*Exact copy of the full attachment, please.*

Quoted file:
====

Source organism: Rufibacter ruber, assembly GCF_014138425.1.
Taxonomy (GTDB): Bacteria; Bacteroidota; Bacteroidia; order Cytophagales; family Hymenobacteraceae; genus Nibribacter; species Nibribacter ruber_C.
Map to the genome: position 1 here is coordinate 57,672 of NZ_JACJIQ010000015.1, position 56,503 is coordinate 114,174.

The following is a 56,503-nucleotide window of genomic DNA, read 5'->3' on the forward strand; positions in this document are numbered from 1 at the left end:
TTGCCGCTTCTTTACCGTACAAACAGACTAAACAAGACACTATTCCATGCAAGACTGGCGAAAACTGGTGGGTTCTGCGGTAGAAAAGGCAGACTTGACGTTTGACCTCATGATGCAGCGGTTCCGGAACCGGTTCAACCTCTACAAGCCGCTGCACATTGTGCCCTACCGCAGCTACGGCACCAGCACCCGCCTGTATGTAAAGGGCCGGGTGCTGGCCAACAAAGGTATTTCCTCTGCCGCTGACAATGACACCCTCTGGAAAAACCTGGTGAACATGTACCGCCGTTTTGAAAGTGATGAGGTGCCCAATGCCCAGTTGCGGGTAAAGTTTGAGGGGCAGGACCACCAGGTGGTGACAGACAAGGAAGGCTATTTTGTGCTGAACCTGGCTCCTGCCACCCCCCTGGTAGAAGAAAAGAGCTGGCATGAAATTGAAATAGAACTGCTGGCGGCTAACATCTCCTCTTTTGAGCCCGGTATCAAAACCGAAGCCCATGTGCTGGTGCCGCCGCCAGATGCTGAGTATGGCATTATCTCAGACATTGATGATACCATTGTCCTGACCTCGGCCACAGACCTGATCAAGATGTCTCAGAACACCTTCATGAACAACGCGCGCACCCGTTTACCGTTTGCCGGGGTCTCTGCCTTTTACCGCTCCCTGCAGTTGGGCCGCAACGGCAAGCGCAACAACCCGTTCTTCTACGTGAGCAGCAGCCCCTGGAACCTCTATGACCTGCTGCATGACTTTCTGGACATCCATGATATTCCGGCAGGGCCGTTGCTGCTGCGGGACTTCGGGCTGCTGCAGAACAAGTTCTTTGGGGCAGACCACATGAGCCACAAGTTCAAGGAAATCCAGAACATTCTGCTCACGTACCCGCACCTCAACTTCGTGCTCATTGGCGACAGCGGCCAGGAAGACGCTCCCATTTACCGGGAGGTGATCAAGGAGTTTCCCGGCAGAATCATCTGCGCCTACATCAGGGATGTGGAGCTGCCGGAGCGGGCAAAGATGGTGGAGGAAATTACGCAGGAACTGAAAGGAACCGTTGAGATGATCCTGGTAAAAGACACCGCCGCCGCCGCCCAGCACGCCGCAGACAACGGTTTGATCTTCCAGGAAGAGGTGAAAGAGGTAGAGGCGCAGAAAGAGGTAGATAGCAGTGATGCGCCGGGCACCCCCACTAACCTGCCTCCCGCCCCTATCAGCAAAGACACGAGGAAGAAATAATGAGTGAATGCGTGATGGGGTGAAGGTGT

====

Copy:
Source organism: Rufibacter ruber, assembly GCF_014138425.1.
Taxonomy (GTDB): Bacteria; Bacteroidota; Bacteroidia; order Cytophagales; family Hymenobacteraceae; genus Nibribacter; species Nibribacter ruber_C.
Map to the genome: position 1 here is coordinate 57,672 of NZ_JACJIQ010000015.1, position 56,503 is coordinate 114,174.

The following is a 56,503-nucleotide window of genomic DNA, read 5'->3' on the forward strand; positions in this document are numbered from 1 at the left end:
TTGCCGCTTCTTTACCGTACAAACAGACTAAACAAGACACTATTCCATGCAAGACTGGCGAAAACTGGTGGGTTCTGCGGTAGAAAAGGCAGACTTGACGTTTGACCTCATGATGCAGCGGTTCCGGAACCGGTTCAACCTCTACAAGCCGCTGCACATTGTGCCCTACCGCAGCTACGGCACCAGCACCCGCCTGTATGTAAAGGGCCGGGTGCTGGCCAACAAAGGTATTTCCTCTGCCGCTGACAATGACACCCTCTGGAAAAACCTGGTGAACATGTACCGCCGTTTTGAAAGTGATGAGGTGCCCAATGCCCAGTTGCGGGTAAAGTTTGAGGGGCAGGACCACCAGGTGGTGACAGACAAGGAAGGCTATTTTGTGCTGAACCTGGCTCCTGCCACCCCCCTGGTAGAAGAAAAGAGCTGGCATGAAATTGAAATAGAACTGCTGGCGGCTAACATCTCCTCTTTTGAGCCCGGTATCAAAACCGAAGCCCATGTGCTGGTGCCGCCGCCAGATGCTGAGTATGGCATTATCTCAGACATTGATGATACCATTGTCCTGACCTCGGCCACAGACCTGATCAAGATGTCTCAGAACACCTTCATGAACAACGCGCGCACCCGTTTACCGTTTGCCGGGGTCTCTGCCTTTTACCGCTCCCTGCAGTTGGGCCGCAACGGCAAGCGCAACAACCCGTTCTTCTACGTGAGCAGCAGCCCCTGGAACCTCTATGACCTGCTGCATGACTTTCTGGACATCCATGATATTCCGGCAGGGCCGTTGCTGCTGCGGGACTTCGGGCTGCTGCAGAACAAGTTCTTTGGGGCAGACCACATGAGCCACAAGTTCAAGGAAATCCAGAACATTCTGCTCACGTACCCGCACCTCAACTTCGTGCTCATTGGCGACAGCGGCCAGGAAGACGCTCCCATTTACCGGGAGGTGATCAAGGAGTTTCCCGGCAGAATCATCTGCGCCTACATCAGGGATGTGGAGCTGCCGGAGCGGGCAAAGATGGTGGAGGAAATTACGCAGGAACTGAAAGGAACCGTTGAGATGATCCTGGTAAAAGACACCGCCGCCGCCGCCCAGCACGCCGCAGACAACGGTTTGATCTTCCAGGAAGAGGTGAAAGAGGTAGAGGCGCAGAAAGAGGTAGATAGCAGTGATGCGCCGGGCACCCCCACTAACCTGCCTCCCGCCCCTATCAGCAAAGACACGAGGAAGAAATAATGAGTGAATGCGTGATGGGGTGAAGGTGT